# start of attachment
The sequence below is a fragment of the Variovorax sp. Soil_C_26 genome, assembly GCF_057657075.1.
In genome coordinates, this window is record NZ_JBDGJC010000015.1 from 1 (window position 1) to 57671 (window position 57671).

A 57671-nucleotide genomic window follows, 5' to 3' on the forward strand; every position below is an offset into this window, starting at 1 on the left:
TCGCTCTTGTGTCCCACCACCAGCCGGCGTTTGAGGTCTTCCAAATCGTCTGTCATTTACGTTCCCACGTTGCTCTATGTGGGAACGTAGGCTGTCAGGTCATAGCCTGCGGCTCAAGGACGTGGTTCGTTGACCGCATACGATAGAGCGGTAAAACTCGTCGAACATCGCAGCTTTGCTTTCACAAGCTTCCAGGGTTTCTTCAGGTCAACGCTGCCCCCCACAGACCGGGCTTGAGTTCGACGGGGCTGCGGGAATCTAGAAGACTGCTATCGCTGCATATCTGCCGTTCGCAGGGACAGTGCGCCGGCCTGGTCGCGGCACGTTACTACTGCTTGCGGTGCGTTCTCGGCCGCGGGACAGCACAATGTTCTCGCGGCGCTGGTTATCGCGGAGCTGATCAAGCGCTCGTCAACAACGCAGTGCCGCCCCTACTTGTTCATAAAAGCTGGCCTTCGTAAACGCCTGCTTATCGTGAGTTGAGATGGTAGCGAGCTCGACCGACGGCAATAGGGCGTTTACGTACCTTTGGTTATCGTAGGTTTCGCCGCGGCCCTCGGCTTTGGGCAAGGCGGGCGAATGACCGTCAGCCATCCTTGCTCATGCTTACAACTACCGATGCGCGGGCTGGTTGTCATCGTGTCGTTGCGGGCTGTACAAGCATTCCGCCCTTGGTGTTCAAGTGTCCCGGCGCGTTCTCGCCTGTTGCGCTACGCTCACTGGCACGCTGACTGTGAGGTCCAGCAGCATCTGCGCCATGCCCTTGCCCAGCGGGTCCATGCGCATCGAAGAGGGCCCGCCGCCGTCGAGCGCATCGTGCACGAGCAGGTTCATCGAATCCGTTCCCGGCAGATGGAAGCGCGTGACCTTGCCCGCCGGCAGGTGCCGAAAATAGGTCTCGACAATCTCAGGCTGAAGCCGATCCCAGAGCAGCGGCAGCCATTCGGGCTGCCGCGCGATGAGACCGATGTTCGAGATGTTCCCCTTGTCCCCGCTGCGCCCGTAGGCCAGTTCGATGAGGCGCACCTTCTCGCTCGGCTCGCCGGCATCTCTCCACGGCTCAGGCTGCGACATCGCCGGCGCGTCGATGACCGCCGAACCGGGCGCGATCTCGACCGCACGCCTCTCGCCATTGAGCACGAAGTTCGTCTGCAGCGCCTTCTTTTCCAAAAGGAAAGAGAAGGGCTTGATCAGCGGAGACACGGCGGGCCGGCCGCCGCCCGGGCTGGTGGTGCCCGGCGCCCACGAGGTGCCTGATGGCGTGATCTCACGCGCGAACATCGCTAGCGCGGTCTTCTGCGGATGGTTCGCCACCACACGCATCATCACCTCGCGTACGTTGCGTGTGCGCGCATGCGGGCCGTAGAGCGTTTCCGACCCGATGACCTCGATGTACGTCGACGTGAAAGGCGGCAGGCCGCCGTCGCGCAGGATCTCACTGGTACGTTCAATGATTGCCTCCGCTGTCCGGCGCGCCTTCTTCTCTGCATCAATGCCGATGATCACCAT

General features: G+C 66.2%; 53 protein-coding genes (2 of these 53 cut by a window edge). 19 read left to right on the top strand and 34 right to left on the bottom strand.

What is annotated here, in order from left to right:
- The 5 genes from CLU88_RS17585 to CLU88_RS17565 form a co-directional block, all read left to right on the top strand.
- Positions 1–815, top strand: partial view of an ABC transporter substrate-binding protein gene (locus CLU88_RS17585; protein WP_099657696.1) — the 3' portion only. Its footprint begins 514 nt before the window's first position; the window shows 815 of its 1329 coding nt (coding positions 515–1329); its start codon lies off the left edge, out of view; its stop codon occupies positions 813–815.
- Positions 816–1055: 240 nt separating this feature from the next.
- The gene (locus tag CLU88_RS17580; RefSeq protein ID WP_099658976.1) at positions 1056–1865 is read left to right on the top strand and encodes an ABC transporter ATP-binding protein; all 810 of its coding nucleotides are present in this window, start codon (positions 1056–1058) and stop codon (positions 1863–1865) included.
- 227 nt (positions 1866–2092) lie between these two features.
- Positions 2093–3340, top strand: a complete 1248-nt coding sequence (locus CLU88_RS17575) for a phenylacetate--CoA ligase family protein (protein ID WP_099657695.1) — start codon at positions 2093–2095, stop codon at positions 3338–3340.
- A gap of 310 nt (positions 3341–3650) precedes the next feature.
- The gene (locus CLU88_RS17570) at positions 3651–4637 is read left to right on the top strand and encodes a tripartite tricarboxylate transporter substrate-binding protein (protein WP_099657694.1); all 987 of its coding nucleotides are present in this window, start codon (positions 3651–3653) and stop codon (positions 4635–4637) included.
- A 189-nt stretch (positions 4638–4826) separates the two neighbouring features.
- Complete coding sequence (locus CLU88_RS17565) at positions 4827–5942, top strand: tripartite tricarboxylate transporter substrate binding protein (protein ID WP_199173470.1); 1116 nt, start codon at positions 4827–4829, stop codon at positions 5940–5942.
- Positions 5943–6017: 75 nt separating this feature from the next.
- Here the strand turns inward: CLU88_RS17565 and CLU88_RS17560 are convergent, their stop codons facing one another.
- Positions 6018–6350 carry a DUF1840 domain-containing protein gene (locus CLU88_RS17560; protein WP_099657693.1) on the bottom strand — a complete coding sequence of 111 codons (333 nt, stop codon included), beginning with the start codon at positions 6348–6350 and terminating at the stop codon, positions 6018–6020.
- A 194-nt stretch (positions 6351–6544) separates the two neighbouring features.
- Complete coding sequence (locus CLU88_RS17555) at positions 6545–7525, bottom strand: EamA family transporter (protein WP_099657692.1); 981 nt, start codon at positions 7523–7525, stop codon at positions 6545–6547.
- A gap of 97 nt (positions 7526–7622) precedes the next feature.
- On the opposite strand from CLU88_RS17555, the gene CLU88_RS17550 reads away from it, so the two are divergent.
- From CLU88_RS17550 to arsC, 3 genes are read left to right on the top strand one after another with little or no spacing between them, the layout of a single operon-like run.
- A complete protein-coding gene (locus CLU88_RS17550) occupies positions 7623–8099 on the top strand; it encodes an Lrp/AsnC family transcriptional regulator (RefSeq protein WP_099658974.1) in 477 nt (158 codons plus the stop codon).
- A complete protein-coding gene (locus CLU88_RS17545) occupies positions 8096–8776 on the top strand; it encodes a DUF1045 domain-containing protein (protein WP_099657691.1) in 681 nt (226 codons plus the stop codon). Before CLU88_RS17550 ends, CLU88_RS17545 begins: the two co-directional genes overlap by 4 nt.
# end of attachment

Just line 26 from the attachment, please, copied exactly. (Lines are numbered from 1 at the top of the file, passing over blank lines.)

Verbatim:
- A complete protein-coding gene (locus CLU88_RS17545) occupies positions 8096–8776 on the top strand; it encodes a DUF1045 domain-containing protein (protein WP_099657691.1) in 681 nt (226 codons plus the stop codon). Before CLU88_RS17550 ends, CLU88_RS17545 begins: the two co-directional genes overlap by 4 nt.